I want to get an idea of how long the falcon 9 rocket accelerates and at what g level. Ideally a plot of gs vs time. I see various statistics like specific impulse and thrust and weight, is there a way to calculate average accel from the basic rocket data? I suppose average thrust and weight gives you average accel...


From the telemetry link mentioned by @jkavalik, someone posted an interesting graphenter image description here:

The blue line here is the acceleration of the rocket. It ramps up as fuel is consumed. There's a dip from about 55 to 85 seconds where I believe the engines are throttled back in anticipation of "max Q", the point of highest aerodynamic stress. The acceleration then increases continuously until the first stage shuts down and separates. There's a few seconds of free fall before the second stage ignites, and it likewise ramps its acceleration up over time.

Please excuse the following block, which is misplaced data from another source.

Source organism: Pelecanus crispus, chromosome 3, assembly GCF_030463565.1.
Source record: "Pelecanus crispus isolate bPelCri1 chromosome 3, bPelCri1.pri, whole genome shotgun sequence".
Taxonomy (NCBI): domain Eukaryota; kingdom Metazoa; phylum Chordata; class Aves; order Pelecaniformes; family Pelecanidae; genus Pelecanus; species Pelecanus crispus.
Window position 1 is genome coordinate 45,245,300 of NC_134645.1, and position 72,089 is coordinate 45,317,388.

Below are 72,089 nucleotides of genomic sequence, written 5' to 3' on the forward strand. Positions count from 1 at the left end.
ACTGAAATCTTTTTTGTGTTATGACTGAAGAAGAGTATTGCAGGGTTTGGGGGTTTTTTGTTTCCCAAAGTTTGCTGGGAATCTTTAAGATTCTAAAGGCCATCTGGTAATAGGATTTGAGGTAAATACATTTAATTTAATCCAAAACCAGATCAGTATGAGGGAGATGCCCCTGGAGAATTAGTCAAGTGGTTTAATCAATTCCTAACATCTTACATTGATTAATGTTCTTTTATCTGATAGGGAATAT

I'm not sure what the units are supposed to be; the data the creator was working from was given in kph rather than m/s. The Falcon 9 Manual says that full-weight payloads will take a maximum of 6g axial acceleration. so the peak of the blue line should be something under that, probably in the ballpark of 5g.

  • $\begingroup$ Note that 100 kph per second is 27.8 m/s^2, or 2.83 gees, and this Quora answer suggests it peaks at about 35 m/s^2 (3.6 gees). So I think the y-axis has to be in km per hour per second. Note that the force experienced by the payload also includes 1 gee for the Earth's gravity at zero acceleration, so the force would peak at 4.6 gees. $\endgroup$ – Jess Riedel May 11 '18 at 20:35

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